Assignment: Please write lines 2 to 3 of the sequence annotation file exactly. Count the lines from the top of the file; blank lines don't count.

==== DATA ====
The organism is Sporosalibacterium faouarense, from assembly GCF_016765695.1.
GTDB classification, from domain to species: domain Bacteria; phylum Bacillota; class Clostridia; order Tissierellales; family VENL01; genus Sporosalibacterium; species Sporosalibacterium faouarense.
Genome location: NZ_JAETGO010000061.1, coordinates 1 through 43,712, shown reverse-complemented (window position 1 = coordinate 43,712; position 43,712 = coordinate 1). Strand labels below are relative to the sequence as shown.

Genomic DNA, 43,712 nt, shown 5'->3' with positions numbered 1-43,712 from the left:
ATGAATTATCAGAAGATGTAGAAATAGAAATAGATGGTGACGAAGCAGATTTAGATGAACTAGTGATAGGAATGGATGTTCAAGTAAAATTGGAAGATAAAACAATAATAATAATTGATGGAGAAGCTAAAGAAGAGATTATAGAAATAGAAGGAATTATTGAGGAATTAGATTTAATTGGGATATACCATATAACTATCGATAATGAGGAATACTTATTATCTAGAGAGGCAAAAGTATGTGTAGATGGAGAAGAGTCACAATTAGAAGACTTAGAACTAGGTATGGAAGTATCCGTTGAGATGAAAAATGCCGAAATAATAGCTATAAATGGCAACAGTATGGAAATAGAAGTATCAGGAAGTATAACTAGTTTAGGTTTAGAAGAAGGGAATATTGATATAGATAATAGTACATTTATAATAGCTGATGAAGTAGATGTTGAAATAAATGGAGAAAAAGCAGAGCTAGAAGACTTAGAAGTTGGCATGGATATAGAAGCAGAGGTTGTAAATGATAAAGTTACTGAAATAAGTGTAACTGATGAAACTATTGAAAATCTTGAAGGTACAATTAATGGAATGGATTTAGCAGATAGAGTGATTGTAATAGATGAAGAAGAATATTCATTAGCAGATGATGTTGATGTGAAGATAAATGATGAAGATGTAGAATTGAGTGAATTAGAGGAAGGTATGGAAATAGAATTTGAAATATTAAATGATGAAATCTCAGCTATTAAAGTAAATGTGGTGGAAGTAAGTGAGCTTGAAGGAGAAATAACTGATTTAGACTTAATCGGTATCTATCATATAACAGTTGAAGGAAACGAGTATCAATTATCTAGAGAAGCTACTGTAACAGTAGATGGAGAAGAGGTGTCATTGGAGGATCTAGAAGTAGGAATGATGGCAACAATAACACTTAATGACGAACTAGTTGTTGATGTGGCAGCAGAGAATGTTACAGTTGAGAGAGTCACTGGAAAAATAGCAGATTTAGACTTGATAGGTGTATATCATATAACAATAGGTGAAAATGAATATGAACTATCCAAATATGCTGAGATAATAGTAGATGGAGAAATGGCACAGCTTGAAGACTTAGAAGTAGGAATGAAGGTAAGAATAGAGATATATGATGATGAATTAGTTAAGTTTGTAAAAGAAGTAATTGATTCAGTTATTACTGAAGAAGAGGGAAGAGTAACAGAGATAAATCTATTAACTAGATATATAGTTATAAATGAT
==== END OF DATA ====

GTDB classification, from domain to species: domain Bacteria; phylum Bacillota; class Clostridia; order Tissierellales; family VENL01; genus Sporosalibacterium; species Sporosalibacterium faouarense.
Genome location: NZ_JAETGO010000061.1, coordinates 1 through 43,712, shown reverse-complemented (window position 1 = coordinate 43,712; position 43,712 = coordinate 1). Strand labels below are relative to the sequence as shown.